I recently started my journey in permaculture and I'm already finding the process a little overwhelming. I am studying an online PDC so as to at least have a basic understanding of the principals with a view to buying some land and setting up my own permaculture system.
The question i have to people is how to even get started. I have been looking at plots of land around spain/portugal or southern france and for the budget (EUR 50-100k) I have it seems that undeveloped land or one with a ruin is all i am going to be able to afford. Reading around the internet it seems that most rural land is cheap for a reason and getting planning permission to build on it is really difficult and can be a really expensive mine field. Naively i thought the hard part would be designing a system however it seems that getting planning permission to develop on your own land seems to be the harder part.
My original plan was to purchase a plot and to plant trees and do the earth works while i can get some money together to build a house. This seems to be a really risky way to do it since there is the risk that after purchasing the land you wont be allowed to live on it. It also seems that a lot of places are against eco housing since its not in keeping with local architecture. What is the best order to do things when factoring legal red tape and planning permission? Does anyone have any advice for how to scout land in these areas.
Well, you should look into the guidelines and regulations before you purchase the land. Places are becoming more accepting of alternative housing, and there are some resources online to help make your case to be allowed to build them. It's a shame that some communities are just blatantly against them. An alternative is finding a location to where you can build something small that doesn't need building codes and permits, because it isn't considered a residence. Here, that's supposedly 10 x 10 feet. Once you file any paperwork with the city, you start the vicious cycle of inspections and permits.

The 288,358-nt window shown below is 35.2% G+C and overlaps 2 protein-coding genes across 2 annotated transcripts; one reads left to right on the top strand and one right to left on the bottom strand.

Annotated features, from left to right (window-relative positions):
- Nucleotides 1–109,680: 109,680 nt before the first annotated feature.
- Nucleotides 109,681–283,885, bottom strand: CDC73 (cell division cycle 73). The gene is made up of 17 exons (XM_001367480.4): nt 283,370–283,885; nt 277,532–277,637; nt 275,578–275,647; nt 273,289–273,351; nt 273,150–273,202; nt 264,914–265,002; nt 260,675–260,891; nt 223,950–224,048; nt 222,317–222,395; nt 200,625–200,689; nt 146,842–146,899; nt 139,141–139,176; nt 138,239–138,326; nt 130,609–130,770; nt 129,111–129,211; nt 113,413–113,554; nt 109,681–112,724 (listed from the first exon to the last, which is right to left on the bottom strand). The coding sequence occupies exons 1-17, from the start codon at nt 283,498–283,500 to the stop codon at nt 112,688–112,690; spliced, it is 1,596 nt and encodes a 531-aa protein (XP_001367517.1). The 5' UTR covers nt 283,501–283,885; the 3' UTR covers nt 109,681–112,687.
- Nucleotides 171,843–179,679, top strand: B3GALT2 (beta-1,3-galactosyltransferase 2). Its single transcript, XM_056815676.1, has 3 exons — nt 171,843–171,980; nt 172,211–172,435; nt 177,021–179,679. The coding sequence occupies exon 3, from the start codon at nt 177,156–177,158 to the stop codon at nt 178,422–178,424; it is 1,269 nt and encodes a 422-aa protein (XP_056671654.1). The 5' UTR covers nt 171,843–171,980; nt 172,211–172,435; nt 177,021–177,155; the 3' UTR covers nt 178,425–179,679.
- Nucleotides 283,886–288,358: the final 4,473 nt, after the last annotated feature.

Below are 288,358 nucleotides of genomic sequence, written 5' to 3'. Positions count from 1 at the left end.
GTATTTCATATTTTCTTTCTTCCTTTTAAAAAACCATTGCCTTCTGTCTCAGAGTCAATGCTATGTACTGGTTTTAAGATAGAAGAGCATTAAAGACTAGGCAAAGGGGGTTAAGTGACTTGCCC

Hello Mark. You are right, it can become a bit of a nightmare, but don't give up, it'll work itself out. Other people are doing it, why wouldn't you be able to do it also?
William is also right, it requires a lot of research, and the broader your search area the worse it gets. Portugal, Spain and France have different regulations and those change with the area you are searching in each country. For me the first thing would be where would you like to live? Is there a country you feel more close to or a particular area? How are people there doing things? Do you have friends that are living the way you'd like to? Are there any plots of land near them so you'd be part of a community instead of going at it alone?